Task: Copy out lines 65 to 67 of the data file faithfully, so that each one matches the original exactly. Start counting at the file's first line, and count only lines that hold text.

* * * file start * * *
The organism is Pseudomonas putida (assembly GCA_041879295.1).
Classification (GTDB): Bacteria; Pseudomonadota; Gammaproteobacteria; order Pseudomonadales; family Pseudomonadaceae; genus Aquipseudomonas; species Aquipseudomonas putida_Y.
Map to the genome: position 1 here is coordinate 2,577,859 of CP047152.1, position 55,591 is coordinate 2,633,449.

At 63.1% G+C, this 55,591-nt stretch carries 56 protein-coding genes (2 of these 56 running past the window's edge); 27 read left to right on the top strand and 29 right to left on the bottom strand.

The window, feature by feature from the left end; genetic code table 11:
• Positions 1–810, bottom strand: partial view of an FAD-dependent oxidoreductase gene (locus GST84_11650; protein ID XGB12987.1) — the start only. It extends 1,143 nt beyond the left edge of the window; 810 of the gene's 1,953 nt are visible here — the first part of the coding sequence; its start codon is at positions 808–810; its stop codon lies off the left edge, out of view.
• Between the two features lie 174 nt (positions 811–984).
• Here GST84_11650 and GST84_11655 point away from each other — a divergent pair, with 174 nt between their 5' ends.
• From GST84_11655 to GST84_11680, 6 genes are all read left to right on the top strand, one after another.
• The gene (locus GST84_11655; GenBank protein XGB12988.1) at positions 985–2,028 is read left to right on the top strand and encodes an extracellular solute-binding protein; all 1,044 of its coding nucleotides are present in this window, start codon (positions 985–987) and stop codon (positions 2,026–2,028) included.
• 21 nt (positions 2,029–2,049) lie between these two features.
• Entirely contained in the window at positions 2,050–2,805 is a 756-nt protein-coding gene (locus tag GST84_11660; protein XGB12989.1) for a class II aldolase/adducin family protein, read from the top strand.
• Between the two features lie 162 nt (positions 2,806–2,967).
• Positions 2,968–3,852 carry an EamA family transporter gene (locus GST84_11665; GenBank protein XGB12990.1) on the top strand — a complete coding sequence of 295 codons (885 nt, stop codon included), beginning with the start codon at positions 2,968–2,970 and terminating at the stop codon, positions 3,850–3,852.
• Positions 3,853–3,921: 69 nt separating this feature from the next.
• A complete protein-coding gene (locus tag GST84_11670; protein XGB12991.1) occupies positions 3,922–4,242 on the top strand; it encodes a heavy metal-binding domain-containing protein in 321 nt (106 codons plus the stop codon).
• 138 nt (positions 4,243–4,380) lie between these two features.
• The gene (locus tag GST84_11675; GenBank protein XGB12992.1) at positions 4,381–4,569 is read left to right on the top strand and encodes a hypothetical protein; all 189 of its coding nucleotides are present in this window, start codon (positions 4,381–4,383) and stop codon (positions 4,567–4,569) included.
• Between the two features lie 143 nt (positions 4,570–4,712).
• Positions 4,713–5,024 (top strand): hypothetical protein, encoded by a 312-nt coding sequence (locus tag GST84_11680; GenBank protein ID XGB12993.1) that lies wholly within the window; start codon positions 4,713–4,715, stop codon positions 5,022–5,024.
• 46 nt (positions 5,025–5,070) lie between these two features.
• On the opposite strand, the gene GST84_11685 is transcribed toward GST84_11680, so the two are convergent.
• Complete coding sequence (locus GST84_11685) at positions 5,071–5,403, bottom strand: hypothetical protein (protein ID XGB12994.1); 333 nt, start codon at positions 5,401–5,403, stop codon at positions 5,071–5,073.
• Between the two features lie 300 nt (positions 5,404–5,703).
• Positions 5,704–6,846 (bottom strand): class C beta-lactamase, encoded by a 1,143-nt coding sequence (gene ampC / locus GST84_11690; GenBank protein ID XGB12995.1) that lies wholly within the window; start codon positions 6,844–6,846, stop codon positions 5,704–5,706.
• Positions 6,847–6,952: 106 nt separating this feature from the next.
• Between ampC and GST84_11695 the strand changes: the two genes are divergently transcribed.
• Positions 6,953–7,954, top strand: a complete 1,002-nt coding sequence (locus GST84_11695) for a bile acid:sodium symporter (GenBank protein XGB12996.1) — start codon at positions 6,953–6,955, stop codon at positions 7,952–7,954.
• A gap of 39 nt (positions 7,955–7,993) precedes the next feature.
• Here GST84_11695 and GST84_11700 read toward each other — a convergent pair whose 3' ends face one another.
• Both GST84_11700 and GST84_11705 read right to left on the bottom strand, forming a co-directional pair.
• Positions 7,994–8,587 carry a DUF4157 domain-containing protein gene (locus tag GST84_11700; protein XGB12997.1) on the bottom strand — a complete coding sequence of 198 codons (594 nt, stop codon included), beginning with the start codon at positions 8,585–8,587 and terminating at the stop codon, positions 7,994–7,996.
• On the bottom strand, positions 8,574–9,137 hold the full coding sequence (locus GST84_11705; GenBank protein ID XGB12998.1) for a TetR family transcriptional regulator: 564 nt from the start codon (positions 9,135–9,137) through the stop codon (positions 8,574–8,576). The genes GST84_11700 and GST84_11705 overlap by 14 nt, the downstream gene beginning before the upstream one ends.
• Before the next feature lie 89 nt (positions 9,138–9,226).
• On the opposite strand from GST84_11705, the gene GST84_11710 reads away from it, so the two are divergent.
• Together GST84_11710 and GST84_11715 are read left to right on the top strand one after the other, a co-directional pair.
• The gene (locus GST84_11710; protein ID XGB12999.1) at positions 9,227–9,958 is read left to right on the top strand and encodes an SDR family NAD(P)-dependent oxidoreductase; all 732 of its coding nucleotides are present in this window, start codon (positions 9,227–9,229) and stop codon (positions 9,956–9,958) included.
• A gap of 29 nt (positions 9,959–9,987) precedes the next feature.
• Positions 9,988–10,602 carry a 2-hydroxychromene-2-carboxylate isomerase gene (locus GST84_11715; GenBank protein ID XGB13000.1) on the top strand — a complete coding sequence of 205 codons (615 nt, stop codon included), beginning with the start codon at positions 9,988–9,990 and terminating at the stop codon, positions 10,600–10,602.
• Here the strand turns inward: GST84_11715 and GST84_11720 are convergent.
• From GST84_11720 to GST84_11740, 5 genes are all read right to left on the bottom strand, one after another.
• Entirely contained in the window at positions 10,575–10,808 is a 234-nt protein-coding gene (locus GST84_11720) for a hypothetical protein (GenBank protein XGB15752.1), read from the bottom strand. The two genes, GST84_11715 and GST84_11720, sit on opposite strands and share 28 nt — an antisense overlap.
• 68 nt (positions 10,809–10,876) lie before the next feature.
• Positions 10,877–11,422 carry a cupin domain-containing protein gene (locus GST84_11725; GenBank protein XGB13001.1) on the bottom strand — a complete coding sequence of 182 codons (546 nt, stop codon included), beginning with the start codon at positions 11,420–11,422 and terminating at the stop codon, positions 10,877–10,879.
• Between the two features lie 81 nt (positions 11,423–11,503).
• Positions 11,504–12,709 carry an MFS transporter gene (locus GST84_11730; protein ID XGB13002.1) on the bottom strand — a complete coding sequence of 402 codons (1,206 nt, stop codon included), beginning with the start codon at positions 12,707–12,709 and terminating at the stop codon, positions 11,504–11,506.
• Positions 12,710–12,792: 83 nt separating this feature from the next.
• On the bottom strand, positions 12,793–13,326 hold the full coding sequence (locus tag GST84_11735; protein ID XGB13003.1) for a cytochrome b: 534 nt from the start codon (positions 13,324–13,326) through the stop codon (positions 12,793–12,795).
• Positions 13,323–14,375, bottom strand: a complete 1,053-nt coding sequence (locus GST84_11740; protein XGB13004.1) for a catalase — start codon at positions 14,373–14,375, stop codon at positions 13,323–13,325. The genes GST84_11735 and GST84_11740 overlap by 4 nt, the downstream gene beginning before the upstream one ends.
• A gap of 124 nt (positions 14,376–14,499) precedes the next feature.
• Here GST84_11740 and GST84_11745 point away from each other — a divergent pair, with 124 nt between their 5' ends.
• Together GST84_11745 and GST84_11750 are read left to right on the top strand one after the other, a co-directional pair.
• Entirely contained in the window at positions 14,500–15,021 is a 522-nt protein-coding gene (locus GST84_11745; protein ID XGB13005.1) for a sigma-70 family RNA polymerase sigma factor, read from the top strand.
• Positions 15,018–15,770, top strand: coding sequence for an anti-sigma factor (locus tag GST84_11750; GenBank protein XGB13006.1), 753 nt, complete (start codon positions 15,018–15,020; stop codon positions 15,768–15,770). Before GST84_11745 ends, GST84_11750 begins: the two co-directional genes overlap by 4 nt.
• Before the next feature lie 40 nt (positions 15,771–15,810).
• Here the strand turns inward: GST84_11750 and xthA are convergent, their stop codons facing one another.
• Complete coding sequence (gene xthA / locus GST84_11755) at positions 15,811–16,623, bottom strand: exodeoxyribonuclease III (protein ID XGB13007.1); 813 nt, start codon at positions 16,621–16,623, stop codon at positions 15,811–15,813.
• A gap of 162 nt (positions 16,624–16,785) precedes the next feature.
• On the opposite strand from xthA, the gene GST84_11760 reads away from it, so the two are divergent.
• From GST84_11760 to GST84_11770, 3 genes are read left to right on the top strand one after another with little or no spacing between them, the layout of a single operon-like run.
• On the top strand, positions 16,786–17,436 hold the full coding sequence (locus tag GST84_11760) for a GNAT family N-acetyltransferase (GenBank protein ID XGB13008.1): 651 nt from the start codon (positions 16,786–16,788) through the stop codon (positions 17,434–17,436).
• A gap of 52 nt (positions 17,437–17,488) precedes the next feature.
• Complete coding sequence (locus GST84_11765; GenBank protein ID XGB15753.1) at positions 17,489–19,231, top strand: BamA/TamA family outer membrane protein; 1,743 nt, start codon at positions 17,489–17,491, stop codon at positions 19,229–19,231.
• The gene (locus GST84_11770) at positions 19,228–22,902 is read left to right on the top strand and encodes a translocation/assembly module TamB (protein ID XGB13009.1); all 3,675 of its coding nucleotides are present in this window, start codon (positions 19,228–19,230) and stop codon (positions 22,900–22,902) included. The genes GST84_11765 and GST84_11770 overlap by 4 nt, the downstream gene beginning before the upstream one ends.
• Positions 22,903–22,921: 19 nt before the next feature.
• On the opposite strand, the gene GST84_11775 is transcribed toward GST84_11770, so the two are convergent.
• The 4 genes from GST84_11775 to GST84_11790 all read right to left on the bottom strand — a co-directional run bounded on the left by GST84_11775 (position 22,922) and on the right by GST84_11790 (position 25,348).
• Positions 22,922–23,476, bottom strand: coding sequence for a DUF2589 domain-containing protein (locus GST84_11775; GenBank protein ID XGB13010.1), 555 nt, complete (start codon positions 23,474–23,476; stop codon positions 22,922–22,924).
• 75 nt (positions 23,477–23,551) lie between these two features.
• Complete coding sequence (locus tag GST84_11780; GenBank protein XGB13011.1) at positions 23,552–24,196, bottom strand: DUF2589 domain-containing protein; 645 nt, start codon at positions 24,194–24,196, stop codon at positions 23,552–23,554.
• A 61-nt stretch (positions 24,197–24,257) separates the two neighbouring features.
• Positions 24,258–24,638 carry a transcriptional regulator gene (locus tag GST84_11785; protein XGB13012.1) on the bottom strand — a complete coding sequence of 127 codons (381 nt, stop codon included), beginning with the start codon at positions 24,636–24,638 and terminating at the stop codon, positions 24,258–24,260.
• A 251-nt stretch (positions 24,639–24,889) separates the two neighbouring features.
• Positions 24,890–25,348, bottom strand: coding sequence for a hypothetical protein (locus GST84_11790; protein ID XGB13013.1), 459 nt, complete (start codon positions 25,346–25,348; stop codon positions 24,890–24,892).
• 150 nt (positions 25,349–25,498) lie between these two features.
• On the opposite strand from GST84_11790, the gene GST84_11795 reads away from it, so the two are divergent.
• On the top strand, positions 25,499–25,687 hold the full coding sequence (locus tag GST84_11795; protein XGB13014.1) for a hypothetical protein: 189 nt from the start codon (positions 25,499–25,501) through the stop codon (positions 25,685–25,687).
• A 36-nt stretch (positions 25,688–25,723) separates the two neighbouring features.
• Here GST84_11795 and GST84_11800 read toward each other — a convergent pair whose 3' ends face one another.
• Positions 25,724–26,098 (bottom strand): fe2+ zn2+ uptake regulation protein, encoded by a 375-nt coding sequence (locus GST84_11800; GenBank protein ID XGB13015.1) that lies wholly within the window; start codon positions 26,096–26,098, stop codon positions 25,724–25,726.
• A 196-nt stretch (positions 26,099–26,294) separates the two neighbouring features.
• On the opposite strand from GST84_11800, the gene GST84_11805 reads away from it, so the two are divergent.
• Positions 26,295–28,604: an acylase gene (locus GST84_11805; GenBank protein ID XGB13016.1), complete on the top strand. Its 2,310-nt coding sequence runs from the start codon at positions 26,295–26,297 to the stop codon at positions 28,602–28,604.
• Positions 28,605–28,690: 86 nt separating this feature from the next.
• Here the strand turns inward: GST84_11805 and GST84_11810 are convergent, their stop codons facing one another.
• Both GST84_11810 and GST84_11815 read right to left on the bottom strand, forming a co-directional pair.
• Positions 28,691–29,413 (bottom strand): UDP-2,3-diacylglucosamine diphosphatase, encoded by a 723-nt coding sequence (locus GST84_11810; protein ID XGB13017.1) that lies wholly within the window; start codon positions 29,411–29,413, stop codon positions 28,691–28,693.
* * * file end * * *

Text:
• Positions 22,903–22,921: 19 nt before the next feature.
• On the opposite strand, the gene GST84_11775 is transcribed toward GST84_11770, so the two are convergent.
• The 4 genes from GST84_11775 to GST84_11790 all read right to left on the bottom strand — a co-directional run bounded on the left by GST84_11775 (position 22,922) and on the right by GST84_11790 (position 25,348).